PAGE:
As for what I think, I’m not really sure yet. It’s a complicated subject, and I dont think anyone has answered that question yet 😛

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    1. Why I am asking these questions is that I really want to understand clearly this question of one or two worlds existing which for any philosopher or even just any seriously thinking person including a physicist should be a most fundamental question.

      You wrote,”There is only one world.”
      You also wrote, “There is the “objective noumenal world, that we cant perceive, while there is the “subjective” world called the phenomenal world.”

      Then in later post you wrote in reply to my question ,”So, do you think that nature meaning mountains, trees, stars and planet Earth etc. exist or not?
      “I think they do exist.”

      So you are saying that nature, i.e. the phenomenal world also exists. That makes two worlds existing, i.e. the noumenal world and the phenomena world. Or are you saying that only phenomenal world,i.e. nature exists and the noumenal world does not exist?

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  5. I understand your question now.

    Here is what Kant thinks: There is only one physical world. But there are two ways to think about this world. First, the noumenal world, witch is objective. We cant see this world, because all we see is perceived trough our senses. It’s like the original world, before it was polluted by our senses. Our senses often perceive illusions (for example, optical illusions). That is why us humans can only see the phenomenal world. Because all we perceive is a phenomenon, and not the thing in itself. As you can see, Kant says that there is only one world, but the way we see it, and the way it really is, is different. All this means is that because of our subjectivity, we don’t see the world as it really is. Because we only perceive trough our imperfect senses, it is impossible for us to perceive the way the world actually is.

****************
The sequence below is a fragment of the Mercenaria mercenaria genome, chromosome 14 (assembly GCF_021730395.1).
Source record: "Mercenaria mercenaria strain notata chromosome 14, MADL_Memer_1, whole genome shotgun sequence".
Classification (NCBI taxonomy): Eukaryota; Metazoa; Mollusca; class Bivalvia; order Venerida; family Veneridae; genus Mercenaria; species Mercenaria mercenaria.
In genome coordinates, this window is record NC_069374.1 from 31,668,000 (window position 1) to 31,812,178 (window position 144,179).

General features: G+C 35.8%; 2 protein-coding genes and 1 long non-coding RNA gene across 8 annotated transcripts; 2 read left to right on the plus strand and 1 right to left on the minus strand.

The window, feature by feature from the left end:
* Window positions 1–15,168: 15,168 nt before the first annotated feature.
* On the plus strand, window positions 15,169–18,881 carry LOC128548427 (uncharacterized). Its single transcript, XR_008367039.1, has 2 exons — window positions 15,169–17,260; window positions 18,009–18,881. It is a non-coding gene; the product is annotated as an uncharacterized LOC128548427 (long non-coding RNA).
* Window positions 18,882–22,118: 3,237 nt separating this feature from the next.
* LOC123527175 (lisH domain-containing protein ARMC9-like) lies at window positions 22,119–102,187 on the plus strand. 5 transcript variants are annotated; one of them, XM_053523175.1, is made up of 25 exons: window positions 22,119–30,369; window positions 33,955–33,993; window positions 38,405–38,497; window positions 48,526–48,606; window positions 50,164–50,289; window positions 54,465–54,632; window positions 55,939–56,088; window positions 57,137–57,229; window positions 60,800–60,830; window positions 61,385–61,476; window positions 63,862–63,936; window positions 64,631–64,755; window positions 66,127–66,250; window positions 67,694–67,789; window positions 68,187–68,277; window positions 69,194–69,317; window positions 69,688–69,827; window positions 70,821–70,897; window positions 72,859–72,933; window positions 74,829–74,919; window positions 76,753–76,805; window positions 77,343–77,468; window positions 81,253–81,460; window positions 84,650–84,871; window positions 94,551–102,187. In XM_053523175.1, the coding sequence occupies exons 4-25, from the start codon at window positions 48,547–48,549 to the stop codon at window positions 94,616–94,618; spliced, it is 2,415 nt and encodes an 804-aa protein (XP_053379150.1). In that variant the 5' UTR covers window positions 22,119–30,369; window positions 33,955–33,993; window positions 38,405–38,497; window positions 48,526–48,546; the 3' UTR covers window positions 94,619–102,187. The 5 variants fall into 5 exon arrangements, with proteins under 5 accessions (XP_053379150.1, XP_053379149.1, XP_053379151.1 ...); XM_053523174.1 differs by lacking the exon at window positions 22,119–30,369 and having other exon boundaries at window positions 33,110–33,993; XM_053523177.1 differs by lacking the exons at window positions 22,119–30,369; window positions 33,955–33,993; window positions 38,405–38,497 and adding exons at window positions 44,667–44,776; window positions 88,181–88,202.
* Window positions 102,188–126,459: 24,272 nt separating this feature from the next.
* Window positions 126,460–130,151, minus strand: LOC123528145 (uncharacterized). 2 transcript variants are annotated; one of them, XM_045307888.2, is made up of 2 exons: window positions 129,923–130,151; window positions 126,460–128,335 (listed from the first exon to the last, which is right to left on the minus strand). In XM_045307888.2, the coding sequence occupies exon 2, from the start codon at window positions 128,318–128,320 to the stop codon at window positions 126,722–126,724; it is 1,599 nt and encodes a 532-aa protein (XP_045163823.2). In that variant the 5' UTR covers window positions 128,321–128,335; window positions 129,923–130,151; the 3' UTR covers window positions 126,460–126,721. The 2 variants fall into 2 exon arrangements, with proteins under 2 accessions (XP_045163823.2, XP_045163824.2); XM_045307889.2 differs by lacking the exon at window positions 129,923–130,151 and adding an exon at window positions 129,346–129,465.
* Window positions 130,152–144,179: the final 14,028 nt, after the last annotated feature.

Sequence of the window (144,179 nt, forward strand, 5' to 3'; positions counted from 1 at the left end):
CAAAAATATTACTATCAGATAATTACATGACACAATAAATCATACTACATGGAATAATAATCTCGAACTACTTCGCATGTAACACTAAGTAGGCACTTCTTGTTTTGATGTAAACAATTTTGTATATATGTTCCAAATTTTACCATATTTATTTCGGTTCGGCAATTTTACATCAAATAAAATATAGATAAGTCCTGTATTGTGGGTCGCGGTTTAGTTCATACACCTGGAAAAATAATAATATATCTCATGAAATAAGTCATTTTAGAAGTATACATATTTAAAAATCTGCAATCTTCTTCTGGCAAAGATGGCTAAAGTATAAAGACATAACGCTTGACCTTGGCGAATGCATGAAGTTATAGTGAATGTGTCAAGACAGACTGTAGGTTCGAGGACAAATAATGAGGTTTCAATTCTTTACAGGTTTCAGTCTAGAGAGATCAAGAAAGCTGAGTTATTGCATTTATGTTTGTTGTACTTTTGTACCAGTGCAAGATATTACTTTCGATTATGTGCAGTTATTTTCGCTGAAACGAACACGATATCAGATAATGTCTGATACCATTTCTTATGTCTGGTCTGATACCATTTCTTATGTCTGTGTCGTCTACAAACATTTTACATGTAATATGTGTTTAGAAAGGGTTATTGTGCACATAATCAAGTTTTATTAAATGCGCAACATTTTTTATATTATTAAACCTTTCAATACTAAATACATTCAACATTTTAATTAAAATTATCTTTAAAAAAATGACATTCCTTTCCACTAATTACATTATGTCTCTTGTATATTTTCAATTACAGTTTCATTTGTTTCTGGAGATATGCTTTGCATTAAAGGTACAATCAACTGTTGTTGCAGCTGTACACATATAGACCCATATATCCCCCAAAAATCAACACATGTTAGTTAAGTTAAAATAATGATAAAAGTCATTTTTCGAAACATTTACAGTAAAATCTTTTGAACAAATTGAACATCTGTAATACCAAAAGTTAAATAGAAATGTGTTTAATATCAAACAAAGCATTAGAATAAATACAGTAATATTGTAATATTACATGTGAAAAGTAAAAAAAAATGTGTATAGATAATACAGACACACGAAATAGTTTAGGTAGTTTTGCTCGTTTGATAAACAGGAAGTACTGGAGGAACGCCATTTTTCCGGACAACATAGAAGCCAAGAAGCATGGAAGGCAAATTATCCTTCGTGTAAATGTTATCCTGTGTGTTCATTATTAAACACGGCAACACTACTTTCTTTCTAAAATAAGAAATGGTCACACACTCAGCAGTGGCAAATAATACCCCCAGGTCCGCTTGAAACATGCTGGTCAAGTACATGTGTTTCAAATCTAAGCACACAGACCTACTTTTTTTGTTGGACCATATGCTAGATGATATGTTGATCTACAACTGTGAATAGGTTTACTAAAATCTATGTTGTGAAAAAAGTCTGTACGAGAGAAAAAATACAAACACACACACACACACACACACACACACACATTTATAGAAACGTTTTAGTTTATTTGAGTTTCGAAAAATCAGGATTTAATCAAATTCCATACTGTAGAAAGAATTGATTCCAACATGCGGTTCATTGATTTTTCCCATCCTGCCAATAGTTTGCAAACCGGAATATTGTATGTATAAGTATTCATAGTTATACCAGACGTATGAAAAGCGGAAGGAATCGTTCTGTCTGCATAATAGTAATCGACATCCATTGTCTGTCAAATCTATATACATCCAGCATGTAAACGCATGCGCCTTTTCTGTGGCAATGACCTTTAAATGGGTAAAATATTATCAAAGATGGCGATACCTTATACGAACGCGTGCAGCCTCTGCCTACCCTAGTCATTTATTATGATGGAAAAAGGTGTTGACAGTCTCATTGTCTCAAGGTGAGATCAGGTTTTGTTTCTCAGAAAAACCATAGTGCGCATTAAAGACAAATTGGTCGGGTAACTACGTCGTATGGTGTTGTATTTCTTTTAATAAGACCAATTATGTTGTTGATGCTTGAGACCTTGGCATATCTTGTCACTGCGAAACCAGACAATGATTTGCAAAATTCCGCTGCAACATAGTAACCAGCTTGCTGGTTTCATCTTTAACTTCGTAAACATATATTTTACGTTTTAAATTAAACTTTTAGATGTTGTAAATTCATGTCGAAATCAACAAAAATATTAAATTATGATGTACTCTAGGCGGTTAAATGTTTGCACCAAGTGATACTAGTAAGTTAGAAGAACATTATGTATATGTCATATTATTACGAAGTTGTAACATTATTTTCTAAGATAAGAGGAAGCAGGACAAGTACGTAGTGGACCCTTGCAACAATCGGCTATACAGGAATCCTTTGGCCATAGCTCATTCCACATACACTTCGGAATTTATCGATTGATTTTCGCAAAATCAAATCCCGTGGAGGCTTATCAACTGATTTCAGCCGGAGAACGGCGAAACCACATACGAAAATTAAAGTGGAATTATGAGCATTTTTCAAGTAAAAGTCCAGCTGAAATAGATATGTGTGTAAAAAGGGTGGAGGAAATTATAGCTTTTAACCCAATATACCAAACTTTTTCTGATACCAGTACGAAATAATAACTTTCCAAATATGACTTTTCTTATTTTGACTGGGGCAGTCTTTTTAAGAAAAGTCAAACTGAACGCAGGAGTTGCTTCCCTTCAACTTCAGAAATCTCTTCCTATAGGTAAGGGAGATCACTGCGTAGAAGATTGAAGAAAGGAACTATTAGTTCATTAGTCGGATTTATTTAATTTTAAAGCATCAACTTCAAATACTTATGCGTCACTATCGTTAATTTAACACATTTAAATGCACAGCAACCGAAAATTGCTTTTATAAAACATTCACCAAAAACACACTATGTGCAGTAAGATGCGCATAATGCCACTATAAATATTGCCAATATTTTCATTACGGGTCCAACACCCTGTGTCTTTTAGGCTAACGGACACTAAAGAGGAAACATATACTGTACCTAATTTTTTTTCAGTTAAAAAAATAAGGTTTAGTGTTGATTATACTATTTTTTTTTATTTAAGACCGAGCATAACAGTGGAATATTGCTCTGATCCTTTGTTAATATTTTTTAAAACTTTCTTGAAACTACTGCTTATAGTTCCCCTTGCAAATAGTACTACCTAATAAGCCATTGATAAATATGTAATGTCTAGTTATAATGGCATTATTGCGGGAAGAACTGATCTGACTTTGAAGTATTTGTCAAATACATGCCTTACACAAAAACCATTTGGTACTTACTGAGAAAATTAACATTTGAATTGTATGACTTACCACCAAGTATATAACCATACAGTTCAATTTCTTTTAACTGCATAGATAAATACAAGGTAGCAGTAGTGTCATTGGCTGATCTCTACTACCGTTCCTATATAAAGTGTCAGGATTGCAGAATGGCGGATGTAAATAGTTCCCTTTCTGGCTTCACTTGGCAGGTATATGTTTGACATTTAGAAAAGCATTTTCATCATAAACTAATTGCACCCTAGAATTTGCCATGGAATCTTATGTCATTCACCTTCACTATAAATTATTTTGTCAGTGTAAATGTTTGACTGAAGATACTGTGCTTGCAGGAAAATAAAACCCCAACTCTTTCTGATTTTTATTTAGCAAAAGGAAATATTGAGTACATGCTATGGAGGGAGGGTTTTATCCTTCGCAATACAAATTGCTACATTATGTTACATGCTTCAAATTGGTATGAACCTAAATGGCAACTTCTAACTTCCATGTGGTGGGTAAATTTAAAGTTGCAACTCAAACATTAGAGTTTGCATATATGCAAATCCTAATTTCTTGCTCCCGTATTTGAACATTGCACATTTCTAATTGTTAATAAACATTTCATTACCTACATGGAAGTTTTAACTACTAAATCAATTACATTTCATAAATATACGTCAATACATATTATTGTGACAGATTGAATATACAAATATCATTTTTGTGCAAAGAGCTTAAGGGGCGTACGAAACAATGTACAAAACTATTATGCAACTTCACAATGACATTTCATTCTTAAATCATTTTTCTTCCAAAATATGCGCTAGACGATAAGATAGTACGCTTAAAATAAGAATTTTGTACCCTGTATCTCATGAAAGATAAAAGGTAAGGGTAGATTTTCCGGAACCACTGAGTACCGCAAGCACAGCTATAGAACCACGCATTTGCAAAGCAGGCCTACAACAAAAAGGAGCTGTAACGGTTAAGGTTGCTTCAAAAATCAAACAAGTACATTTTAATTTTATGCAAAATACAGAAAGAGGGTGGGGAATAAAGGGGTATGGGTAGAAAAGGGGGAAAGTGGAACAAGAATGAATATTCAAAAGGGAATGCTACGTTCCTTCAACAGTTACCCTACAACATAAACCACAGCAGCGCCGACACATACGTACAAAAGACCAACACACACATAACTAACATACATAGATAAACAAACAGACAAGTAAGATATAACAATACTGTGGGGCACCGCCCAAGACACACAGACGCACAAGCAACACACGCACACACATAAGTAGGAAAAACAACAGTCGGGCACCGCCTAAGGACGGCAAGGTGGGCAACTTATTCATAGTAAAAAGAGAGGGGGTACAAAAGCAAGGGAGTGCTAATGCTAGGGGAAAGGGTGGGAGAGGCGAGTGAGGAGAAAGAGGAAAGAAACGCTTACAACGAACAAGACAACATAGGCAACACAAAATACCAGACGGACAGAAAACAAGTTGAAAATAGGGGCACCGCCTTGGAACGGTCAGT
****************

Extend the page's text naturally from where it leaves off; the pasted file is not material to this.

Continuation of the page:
I guess if you consider that what we see in the world, and what really is there is different (noumenal and phenomenal), you could say that there are two worlds. The outside world, and the world inside your head. But besides that, there is only one physical world.

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  6. Thanks. But as I wrote previously, I want to know what you yourself think about this matter and not what Kant thought. The reason is that I can question you but I can not question Kant because he is not here to answer my questions. So please tell me what you think so that I can try to poke holes in your answer and in this way both of us may learn something new about this extremely important question and that will be a gainful activity for both of us. Do not worry about making mistakes, I am not expecting you to be perfect.

    Truth springs from argument among friends!

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  7. Sorry for the long waiting for the answer.

    To tell you the truth, I don’t think I have an opinion on this yet. I’m taking a Hegel class right now, and he has some good points about this. He basically says that Kant was wrong about having a difference between the object and the subject. According to Hegel, the subject and the object would be intertwined. But for now, i’m not comfortable discussing Hegel, as I haven’t seen the basics.

    I’m sorry I cant discuss my opinion, because I haven’t made up my mind on the subject.